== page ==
• Mark Valladares 30th Jul ’18 – 11:00am…..If you want to sell things to the rest of the world, it seems not unreasonable that they might want to sell things to you. And given that these are support vessels, there isn’t really the same security aspect as there might be for, say, a destroyer…….

    That is the government argument, i.e. “They are not warships in that they will not have fighting role” and that, they are Royal Fleet Auxiliary ships supporting the fleet.

    Well that is the theory, but RFAs have been tasked with fighting anti-piracy and disaster relief (roles previously taken by ‘warships) in recent years so the term ‘warship’ has become blurred and RFA’s may well take on further ‘front line’ duties; especially as our Type 45s are unable to operate in ‘warm’ water.

  • Peter Martin 30th Jul '18 - 1:00pm

    @ Mark Valladares,

    “If you want to sell things to the rest of the world, it seems not unreasonable that they might want to sell things to you.”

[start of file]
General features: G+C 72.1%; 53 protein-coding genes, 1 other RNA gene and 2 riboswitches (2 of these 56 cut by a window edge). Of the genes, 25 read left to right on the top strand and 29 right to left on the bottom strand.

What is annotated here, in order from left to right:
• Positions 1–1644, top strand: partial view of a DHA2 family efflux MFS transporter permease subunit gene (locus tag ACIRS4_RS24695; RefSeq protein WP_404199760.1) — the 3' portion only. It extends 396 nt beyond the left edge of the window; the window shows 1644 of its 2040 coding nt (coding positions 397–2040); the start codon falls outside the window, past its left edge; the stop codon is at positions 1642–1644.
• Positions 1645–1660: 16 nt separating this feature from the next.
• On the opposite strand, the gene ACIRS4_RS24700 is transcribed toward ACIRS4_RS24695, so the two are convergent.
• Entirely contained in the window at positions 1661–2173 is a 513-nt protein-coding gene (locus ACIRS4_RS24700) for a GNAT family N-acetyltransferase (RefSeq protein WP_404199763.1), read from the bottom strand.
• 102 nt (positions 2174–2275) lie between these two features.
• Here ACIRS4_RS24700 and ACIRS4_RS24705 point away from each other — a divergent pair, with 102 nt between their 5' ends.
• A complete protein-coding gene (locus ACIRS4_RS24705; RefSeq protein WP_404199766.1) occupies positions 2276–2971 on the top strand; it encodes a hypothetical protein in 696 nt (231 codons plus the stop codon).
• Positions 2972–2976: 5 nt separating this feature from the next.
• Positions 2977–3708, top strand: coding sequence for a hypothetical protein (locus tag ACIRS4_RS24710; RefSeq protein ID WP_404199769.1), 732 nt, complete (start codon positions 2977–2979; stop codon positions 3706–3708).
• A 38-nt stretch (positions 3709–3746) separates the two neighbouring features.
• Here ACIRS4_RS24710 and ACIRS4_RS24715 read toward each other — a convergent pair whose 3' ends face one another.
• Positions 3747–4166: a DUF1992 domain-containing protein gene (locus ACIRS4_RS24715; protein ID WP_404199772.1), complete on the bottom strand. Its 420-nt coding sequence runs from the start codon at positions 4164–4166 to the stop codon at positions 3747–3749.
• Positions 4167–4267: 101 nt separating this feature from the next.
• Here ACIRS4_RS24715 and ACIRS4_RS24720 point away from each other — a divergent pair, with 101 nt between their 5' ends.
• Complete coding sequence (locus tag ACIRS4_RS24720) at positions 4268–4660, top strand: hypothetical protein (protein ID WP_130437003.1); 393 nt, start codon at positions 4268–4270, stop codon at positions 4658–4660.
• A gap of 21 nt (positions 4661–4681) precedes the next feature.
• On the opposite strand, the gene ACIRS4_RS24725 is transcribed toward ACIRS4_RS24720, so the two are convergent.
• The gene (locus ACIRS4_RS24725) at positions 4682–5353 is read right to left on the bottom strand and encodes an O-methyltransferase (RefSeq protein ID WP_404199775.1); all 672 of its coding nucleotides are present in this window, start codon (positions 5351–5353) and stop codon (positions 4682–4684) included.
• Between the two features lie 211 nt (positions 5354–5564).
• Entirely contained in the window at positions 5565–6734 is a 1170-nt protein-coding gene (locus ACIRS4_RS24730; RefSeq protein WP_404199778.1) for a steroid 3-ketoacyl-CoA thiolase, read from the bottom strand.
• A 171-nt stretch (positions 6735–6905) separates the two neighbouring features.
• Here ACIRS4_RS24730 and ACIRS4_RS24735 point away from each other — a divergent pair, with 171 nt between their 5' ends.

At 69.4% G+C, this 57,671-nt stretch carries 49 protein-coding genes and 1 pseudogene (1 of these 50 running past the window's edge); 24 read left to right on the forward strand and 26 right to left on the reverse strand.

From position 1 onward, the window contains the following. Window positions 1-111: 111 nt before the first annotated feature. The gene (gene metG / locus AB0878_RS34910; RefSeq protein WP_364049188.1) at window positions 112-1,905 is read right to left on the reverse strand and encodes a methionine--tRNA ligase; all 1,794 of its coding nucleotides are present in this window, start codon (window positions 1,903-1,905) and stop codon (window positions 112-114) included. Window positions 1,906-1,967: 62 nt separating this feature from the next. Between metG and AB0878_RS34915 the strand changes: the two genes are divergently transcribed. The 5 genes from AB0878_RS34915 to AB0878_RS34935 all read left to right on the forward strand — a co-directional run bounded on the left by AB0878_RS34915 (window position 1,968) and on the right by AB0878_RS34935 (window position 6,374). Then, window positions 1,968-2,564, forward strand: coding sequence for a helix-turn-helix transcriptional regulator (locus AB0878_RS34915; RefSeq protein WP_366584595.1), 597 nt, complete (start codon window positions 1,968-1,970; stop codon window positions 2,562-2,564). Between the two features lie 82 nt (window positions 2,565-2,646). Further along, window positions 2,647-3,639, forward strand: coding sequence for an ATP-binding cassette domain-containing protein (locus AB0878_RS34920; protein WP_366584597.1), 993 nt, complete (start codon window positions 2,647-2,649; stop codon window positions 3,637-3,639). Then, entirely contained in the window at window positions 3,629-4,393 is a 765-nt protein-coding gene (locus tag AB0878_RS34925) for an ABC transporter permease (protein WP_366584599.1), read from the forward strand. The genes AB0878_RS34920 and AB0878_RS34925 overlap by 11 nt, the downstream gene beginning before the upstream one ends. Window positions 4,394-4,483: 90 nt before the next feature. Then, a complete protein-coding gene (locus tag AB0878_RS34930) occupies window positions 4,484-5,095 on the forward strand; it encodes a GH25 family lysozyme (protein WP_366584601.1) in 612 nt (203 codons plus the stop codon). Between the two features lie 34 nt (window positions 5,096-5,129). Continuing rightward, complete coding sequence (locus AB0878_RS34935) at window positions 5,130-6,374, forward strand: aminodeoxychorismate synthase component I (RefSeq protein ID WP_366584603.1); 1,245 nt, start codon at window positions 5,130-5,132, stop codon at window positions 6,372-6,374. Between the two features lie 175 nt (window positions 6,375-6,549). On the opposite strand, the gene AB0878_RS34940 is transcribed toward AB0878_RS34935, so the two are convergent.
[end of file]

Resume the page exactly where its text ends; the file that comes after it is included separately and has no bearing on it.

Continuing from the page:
Germany seems to do OK by ignoring this advice!

    Everyone should have a German type economy which involves selling to others much more than they buy from others. That way there is always more money flowing into the country than out of it and so there is never any need for much Govt borrowing at all. All debt problems are solved and we are all ‘living within our means’.

    How can anyone object to such a sensible idea?

  • Sue Sutherland 30th Jul '18 - 1:49pm

    Mark, if what we talk about as Free Trade is actually Managed Trade, why don’t we call it that? The term free trade seems to be used to obfuscate the debate between the laissez faire devotees in the party and those of us who are unhappy with the results that policy has had on our society over the last 40 years.
    If we as a party started talking about managed trade then the political question would be what elements need managing for maximum economic and social effect and the dichotomy would be meaningless.

  • Is there, I wonder, any correlation between the comfortable recently retired from well-paid public sector jobs, index-linked pension middle-class Boomers, and a propensity to support statist supply-side economics ?